But I will point out that, while it is a benefit that has higher copays and deductibles, it is still a more generous benefit at less expense to the person receiving the benefit than 99 percent of what people have in the private sector … and most retirees will have no premiums under this plan.
I hope that most retirees will understand they’re getting a good benefit and this action is absolutely critical to insure the long-term sustainability of that benefit. We have been on a path that’s clearly unsustainable. ... Just to give an idea: When I first ran for City Council in 1999, our retiree health care expense was about $2.5 million. Our budget for retiree health care in 2010 is in excess of $10 million. Of that $75.5 million general fund budget, $10 million is going to retiree health care. That’s a 400 percent increase over the course of a decade.
If you apply those same percentages over the next decade, that’s a $40 million problem in 2020. This is a vital step to help us control those costs.
Lake Superior Zoo:
Since we talked last, we went through the transition to the Lake Superior Zoological Society: they’ve taken over operations. I think it’s been a tremendous success. They have tapped into community volunteers. We have seen a tremendous outpouring of support from the community to support the zoo. They are undertaking master-planning process that will put them on the path to regain accreditation (from the Association of Zoos and Aquariums). And their finances have stabilized.
From the city’s perspective, it’s allowed us to focus our energies on core services, while putting the zoo in the hands of a group that will give them a much better chance for long-term success. ... It’s been a real community success story.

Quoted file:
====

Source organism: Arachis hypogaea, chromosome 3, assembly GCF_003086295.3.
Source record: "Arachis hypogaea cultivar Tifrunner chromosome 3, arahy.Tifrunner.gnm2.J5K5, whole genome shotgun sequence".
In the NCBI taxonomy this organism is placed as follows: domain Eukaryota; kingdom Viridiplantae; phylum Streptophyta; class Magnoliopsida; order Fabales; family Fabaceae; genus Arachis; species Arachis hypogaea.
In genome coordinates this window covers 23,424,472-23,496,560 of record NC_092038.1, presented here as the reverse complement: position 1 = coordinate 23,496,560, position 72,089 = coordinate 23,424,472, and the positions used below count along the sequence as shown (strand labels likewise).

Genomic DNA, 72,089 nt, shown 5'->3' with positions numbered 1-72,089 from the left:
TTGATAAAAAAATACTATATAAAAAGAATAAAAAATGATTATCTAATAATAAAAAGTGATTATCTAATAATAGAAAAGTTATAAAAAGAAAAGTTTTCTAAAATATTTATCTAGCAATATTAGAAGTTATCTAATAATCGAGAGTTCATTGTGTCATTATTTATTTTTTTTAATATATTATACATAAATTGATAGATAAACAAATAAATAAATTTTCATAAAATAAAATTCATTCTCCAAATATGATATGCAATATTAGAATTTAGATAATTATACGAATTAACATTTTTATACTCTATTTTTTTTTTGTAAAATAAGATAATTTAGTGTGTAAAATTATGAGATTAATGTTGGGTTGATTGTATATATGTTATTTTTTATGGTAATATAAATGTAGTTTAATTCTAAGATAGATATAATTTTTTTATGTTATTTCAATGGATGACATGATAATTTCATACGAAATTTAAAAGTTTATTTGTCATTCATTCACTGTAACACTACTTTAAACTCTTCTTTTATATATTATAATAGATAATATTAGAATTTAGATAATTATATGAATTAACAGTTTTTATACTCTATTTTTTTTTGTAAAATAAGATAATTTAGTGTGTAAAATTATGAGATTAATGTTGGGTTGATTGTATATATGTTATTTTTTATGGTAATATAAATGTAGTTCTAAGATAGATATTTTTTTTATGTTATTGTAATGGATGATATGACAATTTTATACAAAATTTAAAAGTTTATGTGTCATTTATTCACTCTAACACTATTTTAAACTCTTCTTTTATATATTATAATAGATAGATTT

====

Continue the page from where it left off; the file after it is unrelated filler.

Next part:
Great Lakes Aquarium:
The aquarium, also after many years of turmoil, has found some stability under the leadership of Jack LaVoy. Even though they saw a $100,000 decrease in city support in 2009, they have continued to operate, using what little resources they have to the greatest extent possible.
I can’t say enough about Jack and about the employees who are down there, who are passionate about education on fresh-water issues and providing a good experience for visitors.
I’m hopeful Duluthians will give the aquarium their support and a second chance. Because one of the biggest challenges down there is they’ve been burdened by this 10-year history of politics and personalities. They are operating as a startup, on a shoestring, and they deserve our community support.
City bureaucracy — last time we talked to you, you’d reorganized the building office:
We’re still moving forward. Within the Building Safety Office, we saw a 30 percent reduction in the time it takes to process a building permit.
We’re now taking it to the next level, which is having the construction-permitting side of things combined with the planning department and having the engineering department engaged as well.